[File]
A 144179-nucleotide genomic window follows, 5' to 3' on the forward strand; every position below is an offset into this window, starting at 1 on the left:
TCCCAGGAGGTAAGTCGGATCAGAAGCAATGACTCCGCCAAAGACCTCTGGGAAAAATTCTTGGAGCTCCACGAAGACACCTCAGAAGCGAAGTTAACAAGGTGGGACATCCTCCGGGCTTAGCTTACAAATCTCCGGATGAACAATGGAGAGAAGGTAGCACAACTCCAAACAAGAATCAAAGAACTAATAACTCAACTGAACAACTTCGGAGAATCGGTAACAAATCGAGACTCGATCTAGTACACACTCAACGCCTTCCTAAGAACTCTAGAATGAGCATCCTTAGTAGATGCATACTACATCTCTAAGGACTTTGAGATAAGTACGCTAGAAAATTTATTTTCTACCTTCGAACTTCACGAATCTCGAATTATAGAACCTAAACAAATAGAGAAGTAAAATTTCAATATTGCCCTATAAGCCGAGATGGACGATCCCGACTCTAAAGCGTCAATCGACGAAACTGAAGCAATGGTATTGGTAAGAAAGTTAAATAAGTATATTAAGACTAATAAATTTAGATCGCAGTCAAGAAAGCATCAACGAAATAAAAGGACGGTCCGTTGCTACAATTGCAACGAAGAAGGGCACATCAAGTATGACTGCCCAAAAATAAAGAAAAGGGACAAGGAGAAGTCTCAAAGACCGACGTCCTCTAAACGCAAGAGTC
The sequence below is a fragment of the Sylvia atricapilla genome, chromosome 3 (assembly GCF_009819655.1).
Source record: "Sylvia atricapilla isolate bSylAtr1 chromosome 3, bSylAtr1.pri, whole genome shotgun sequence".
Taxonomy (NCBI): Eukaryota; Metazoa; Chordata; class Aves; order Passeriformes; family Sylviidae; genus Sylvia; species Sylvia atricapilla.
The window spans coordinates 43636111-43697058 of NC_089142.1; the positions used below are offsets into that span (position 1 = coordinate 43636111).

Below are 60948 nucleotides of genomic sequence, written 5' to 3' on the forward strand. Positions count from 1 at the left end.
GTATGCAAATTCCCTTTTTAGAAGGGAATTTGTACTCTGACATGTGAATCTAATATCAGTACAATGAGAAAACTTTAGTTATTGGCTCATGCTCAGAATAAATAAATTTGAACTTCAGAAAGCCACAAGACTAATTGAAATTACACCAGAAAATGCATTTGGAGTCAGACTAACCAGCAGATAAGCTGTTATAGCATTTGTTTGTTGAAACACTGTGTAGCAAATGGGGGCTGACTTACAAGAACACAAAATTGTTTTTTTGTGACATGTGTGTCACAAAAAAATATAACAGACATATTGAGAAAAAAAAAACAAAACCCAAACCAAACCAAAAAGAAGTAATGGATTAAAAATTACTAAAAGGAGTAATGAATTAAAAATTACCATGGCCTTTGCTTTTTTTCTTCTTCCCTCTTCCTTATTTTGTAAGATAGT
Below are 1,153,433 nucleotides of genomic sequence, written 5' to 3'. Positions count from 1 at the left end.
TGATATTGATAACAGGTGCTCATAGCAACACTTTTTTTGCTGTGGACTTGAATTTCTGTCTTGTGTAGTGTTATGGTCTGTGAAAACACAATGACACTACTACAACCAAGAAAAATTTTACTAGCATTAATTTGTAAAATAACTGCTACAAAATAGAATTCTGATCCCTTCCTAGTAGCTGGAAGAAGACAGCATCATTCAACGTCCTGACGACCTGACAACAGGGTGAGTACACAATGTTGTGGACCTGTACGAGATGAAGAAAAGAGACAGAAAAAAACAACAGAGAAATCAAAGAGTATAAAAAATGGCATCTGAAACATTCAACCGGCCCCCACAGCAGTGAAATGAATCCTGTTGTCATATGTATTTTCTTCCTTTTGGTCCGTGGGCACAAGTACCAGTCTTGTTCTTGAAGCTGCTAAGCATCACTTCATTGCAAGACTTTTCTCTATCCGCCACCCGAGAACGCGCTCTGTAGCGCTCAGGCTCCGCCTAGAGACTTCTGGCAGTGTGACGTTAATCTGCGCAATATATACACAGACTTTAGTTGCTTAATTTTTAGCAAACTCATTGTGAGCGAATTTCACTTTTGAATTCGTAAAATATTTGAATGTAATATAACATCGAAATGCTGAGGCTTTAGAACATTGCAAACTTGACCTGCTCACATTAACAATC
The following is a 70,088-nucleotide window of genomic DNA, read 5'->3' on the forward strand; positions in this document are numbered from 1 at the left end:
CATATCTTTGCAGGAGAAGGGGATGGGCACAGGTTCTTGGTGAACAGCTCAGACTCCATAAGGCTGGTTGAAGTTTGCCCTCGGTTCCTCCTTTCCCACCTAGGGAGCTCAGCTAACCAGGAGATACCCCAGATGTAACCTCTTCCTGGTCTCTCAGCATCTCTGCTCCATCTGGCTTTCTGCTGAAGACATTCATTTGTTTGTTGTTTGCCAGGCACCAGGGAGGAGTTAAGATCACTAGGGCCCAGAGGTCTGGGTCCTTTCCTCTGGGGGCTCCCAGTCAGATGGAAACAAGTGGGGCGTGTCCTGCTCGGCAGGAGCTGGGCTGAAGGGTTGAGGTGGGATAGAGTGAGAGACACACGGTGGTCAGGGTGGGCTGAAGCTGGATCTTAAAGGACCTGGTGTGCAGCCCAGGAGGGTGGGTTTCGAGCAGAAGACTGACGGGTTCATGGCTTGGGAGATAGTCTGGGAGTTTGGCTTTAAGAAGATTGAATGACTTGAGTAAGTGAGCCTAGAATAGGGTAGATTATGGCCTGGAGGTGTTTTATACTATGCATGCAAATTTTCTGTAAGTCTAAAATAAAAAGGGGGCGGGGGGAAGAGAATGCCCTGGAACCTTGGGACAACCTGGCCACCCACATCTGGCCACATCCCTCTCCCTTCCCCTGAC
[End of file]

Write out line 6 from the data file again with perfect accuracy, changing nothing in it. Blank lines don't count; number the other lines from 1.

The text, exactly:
The window spans coordinates 43636111-43697058 of NC_089142.1; the positions used below are offsets into that span (position 1 = coordinate 43636111).